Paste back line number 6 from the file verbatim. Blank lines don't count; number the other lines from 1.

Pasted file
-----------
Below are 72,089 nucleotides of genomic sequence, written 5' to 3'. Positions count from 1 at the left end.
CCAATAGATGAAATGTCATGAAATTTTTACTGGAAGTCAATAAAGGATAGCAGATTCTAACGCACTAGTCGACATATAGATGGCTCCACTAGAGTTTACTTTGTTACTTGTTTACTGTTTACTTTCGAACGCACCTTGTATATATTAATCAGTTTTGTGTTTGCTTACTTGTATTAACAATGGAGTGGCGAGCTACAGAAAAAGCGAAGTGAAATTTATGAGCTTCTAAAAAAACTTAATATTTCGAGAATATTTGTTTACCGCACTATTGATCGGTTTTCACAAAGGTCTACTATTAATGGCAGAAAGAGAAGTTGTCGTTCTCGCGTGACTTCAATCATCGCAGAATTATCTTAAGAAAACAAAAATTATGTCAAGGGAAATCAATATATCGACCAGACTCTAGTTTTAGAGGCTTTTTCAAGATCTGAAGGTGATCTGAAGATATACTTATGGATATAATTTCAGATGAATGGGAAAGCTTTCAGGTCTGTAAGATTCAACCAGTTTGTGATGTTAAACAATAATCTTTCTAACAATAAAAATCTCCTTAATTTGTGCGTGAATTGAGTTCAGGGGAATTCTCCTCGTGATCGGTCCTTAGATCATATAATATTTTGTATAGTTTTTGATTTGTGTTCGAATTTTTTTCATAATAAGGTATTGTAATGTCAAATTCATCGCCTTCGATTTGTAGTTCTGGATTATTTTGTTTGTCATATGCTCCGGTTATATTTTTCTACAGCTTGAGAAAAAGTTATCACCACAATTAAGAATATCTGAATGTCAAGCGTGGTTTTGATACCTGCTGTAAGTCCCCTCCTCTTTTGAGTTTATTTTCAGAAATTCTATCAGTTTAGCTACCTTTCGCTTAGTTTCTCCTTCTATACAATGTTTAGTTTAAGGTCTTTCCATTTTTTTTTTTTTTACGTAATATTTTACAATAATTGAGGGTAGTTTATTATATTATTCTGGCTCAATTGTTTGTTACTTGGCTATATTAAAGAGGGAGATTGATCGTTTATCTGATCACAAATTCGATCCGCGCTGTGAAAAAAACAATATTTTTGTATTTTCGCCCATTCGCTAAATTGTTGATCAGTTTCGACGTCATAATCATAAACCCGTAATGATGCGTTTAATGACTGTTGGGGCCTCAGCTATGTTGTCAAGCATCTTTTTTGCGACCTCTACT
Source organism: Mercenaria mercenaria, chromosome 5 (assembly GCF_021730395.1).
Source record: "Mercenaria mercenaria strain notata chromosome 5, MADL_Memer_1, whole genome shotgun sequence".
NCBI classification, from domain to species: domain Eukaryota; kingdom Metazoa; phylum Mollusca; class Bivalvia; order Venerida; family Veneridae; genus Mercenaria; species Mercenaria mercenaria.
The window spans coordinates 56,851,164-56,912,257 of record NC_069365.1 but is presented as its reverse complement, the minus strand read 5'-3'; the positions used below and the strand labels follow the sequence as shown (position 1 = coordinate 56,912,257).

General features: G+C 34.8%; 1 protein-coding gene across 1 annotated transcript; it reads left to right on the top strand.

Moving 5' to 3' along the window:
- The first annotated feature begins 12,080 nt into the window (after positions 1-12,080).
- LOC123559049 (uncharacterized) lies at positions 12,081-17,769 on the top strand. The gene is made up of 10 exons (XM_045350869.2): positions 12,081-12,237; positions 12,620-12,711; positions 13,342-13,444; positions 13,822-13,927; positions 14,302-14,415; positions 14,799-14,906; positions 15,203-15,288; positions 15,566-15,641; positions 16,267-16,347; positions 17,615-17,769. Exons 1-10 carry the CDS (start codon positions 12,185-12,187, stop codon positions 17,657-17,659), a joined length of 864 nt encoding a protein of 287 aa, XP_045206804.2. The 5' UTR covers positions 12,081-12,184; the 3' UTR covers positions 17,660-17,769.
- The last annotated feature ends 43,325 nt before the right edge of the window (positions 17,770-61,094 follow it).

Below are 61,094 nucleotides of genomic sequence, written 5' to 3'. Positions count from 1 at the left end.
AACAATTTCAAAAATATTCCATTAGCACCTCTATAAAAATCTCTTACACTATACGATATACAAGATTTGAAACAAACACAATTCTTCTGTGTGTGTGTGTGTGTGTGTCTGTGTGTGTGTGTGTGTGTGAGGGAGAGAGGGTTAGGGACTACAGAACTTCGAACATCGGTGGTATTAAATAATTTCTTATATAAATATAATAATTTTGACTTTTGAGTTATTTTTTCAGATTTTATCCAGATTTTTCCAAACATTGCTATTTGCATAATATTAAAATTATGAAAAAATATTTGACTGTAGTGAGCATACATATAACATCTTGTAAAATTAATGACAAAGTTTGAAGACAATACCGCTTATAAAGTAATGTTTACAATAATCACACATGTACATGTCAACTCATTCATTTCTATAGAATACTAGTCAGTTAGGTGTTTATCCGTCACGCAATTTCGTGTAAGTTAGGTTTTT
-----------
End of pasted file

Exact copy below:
The window spans coordinates 56,851,164-56,912,257 of record NC_069365.1 but is presented as its reverse complement, the minus strand read 5'-3'; the positions used below and the strand labels follow the sequence as shown (position 1 = coordinate 56,912,257).